The solution discussion to Problem of the Week 11 may have got you thinking, what does it mean to raise a number to an irrational power? This will be the focus of this article.

Recap: Rational powers

First, let’s take a detour through rational powers. As a reminder, rational numbers are those of the form m/n, where m, n are integers. So what do we mean when we say:

x^{m/n}

For the numerator, we just mean multiply x by itself m times. Fair enough. What about the denominator? We mean “take the nth root of x^m” i.e. find the number that when multiplied by itself n times equals x^m (of course, you could take the root of x first and then exponentiate too).

As far as calculation goes, it is possible to just approximate the nth root by ‘guessing’ values. However, there is a far more efficient approach: the Fractional Binomial Theorem. I won’t go into much depth here, but in short, the normal binomial theorem tells you how (x+y)^n expands i.e. what it looks like when you multiply (x+y) by itself n times. Note that this is true when n is a positive integer. The Fractional Binomial Theorem provides a way of extending this to negative and/or rational values of n. Considering negative/rational exponents of binomial expressions shouldn’t be too unfamiliar e.g. \sqrt{1+x} is an example of something you could expand with the Fractional Binomial Theorem. The ‘expansion’ in this case just means finding an infinite sum of terms that are numerically equal to the expression.

Irrational powers

4^2 = 16

4^{0.5} = 2

4^{\sqrt{2}} = \, ?

There are two ways you can think about irrational powers. The first involves something like approximation. The second involves the function e^x and logarithms.

Approach 1

Using the example above as a stimulus, we know that \sqrt{2} is 1.414213562… . Let’s take a step back now. We know what irrational numbers are, and we know that their decimal value is made up of an infinite string of digits. If we ‘cut’ the decimal representation at any point, discarding all digits beyond that point, we are left with a rational number, which we can have as a power. With this in mind, we can construct an infinite sequence of rational numbers:

y_0, y_1, y_2, ...

where y_i includes all digits up to and including the ith digit after the decimal point (so when i=0, we only include the part of the number before the decimal point).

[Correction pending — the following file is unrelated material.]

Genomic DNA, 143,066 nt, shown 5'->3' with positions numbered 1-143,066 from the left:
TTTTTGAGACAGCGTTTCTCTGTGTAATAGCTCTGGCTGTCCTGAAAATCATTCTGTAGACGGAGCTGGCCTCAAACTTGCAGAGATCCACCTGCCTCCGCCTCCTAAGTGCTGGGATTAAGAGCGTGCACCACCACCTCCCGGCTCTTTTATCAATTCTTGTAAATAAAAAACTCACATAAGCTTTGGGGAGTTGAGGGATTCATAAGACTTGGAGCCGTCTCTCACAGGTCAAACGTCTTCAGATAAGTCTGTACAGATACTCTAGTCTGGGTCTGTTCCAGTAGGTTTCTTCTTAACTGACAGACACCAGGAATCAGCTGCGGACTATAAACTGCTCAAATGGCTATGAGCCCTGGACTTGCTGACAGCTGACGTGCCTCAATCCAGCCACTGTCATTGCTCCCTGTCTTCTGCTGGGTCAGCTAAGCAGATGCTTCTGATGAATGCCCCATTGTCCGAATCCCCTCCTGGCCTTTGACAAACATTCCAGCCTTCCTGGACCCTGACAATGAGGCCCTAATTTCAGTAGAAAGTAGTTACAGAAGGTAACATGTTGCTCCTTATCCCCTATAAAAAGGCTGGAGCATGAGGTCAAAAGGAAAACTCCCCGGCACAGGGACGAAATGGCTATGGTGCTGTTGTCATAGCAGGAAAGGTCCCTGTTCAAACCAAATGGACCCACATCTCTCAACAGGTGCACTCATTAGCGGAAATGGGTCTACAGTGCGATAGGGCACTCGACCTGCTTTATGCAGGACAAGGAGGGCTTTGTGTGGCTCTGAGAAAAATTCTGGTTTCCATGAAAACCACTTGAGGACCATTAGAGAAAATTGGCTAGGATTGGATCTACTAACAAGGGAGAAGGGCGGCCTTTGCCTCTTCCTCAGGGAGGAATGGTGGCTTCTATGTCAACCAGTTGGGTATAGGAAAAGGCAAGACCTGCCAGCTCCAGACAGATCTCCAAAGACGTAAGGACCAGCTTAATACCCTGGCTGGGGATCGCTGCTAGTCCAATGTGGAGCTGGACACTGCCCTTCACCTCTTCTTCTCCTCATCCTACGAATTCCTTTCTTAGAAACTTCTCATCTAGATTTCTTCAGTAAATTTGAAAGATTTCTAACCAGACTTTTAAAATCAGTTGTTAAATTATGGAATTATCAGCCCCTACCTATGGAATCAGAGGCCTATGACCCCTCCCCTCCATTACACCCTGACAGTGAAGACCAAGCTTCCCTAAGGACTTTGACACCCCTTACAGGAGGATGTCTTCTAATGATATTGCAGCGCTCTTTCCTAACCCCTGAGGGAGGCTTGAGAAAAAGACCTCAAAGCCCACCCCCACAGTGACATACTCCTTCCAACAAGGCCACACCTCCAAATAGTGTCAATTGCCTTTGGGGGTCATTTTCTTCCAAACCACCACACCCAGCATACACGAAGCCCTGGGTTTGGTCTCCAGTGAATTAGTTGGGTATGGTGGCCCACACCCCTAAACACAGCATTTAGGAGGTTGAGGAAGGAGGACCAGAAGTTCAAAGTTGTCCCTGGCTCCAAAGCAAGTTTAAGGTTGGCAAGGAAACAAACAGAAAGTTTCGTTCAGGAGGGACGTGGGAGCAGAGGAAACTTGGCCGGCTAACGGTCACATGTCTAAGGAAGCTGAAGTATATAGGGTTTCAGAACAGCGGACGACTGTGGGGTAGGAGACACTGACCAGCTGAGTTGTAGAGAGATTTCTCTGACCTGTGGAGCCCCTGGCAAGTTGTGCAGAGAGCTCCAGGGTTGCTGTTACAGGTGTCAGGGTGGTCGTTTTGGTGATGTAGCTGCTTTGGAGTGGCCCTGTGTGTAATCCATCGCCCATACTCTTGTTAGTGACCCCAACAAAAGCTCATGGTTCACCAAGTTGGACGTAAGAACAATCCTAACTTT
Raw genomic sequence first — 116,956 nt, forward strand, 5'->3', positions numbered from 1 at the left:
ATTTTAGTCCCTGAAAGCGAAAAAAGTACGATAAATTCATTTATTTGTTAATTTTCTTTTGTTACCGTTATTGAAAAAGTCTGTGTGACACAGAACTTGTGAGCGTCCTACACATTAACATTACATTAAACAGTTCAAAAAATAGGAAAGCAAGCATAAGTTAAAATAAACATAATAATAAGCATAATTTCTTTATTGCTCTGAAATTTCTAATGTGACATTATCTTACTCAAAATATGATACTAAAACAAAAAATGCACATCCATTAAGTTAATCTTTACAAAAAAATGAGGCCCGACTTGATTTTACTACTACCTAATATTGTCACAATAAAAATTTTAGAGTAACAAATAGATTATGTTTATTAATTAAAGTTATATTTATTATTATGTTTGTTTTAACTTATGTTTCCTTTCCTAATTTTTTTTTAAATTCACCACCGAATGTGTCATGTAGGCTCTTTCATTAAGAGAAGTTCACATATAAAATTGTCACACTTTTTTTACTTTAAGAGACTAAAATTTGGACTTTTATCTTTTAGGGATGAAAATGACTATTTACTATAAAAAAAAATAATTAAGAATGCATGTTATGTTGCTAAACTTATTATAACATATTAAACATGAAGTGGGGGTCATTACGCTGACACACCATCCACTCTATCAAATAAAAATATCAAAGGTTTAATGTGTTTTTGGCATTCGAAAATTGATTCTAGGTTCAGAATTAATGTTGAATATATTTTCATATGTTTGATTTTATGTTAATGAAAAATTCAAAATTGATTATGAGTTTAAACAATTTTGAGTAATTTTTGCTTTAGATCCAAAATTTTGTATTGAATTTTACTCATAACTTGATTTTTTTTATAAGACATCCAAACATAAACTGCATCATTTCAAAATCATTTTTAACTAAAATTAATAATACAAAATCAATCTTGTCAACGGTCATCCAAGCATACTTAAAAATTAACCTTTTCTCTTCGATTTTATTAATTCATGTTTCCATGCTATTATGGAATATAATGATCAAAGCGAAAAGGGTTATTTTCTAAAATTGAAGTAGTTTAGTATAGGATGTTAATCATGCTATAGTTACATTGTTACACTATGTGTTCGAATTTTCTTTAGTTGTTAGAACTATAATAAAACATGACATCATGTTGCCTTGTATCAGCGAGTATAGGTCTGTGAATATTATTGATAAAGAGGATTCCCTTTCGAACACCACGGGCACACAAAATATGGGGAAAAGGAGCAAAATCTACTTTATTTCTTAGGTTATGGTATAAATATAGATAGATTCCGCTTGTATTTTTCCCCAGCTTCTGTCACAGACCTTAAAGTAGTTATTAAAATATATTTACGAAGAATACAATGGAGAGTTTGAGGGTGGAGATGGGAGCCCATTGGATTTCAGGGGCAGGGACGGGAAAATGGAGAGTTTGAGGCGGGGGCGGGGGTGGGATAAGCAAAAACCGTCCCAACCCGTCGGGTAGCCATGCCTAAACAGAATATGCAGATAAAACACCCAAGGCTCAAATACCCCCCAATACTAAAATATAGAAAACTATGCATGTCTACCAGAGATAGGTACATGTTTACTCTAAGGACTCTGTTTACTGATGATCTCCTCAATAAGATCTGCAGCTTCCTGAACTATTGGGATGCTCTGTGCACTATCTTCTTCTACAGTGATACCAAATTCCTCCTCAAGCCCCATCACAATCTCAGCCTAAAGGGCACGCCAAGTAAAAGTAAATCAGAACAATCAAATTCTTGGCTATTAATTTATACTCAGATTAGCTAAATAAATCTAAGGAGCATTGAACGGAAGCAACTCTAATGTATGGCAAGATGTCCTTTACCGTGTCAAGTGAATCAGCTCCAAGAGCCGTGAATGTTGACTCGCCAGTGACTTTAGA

What we now do is set the value of x^y for any irrational y equal to \lim_{i \to \infty} x^{y_i}. This just means ‘whatever x^{y_i} tends to’ i.e. is becoming closer and closer to as the value of i increases. This value might seem difficult to pinpoint with this loose reasoning, especially when the actual value is irrational. Don’t worry: there is a way to formalize this process. If you’re interested in finding out more, check out this playlist on Khan Academy.

Approach 2

Another approach involves defining what exponentiation (raising to a power) means for a single base (the number being raised to a power), when raised to any real power, and then extending this so we can use it for any base.

The base mathematicians like to choose is e = 2.71828..., an irrational number associated with growth processes, among other things. One possible reason for this is that all powers of it are reasonably straightforward to define:

e^a = \lim_{n \to \infty} (1+\frac{a}{n})^n

What this definition means, similar to before, is that e^a takes on the value that (1+\frac{a}{n})^n tends to as you increase n.

Once you define this function, which works for any real number a, you can plug in whatever you want for a. What you would do to obtain x^y is plug in a = y \times ln(x), where ln is the natural logarithm function. This function outputs the number that you would need to raise e to in order to get x.

Summary

There are two ways to think about irrational powers. The first is:

x^y = x^{y_i}

where y_i is rational and approaches the value of y. Intuitively, this is kind of like we are approximating the irrational power with closer and closer rational powers.

The second is:

x^y = (1+\frac{y \times ln(x)}{n})^n

where n approaches infinity.

Hopefully the notion of irrational powers isn’t so outlandish for your intuition anymore.

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